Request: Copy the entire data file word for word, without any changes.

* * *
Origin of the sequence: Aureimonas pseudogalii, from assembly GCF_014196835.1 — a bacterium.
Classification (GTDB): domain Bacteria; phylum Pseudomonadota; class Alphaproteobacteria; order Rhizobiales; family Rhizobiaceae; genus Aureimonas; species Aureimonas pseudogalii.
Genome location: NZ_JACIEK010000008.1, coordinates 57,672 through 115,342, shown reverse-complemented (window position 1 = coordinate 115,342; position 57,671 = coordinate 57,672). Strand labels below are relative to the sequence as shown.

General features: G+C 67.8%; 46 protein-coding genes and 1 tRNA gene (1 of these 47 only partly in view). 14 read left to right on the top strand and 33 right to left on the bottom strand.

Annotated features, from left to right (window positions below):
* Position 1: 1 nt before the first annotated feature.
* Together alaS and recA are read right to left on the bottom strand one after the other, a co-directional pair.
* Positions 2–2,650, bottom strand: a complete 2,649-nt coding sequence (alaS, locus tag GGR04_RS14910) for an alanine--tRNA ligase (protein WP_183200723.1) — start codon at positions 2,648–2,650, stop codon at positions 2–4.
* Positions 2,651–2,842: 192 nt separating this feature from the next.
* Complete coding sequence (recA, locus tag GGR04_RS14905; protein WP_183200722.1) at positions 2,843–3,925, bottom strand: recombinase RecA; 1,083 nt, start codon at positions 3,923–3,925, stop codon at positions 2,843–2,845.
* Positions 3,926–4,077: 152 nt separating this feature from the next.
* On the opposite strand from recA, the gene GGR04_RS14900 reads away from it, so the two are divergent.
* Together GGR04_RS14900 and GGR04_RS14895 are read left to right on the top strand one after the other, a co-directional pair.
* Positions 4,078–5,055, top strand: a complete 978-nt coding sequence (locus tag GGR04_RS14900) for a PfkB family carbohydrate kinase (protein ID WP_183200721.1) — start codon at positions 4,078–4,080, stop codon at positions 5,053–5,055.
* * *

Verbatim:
Origin of the sequence: Aureimonas pseudogalii, from assembly GCF_014196835.1 — a bacterium.
Classification (GTDB): domain Bacteria; phylum Pseudomonadota; class Alphaproteobacteria; order Rhizobiales; family Rhizobiaceae; genus Aureimonas; species Aureimonas pseudogalii.
Genome location: NZ_JACIEK010000008.1, coordinates 57,672 through 115,342, shown reverse-complemented (window position 1 = coordinate 115,342; position 57,671 = coordinate 57,672). Strand labels below are relative to the sequence as shown.

General features: G+C 67.8%; 46 protein-coding genes and 1 tRNA gene (1 of these 47 only partly in view). 14 read left to right on the top strand and 33 right to left on the bottom strand.

Annotated features, from left to right (window positions below):
* Position 1: 1 nt before the first annotated feature.
* Together alaS and recA are read right to left on the bottom strand one after the other, a co-directional pair.
* Positions 2–2,650, bottom strand: a complete 2,649-nt coding sequence (alaS, locus tag GGR04_RS14910) for an alanine--tRNA ligase (protein WP_183200723.1) — start codon at positions 2,648–2,650, stop codon at positions 2–4.
* Positions 2,651–2,842: 192 nt separating this feature from the next.
* Complete coding sequence (recA, locus tag GGR04_RS14905; protein WP_183200722.1) at positions 2,843–3,925, bottom strand: recombinase RecA; 1,083 nt, start codon at positions 3,923–3,925, stop codon at positions 2,843–2,845.
* Positions 3,926–4,077: 152 nt separating this feature from the next.
* On the opposite strand from recA, the gene GGR04_RS14900 reads away from it, so the two are divergent.
* Together GGR04_RS14900 and GGR04_RS14895 are read left to right on the top strand one after the other, a co-directional pair.
* Positions 4,078–5,055, top strand: a complete 978-nt coding sequence (locus tag GGR04_RS14900) for a PfkB family carbohydrate kinase (protein ID WP_183200721.1) — start codon at positions 4,078–4,080, stop codon at positions 5,053–5,055.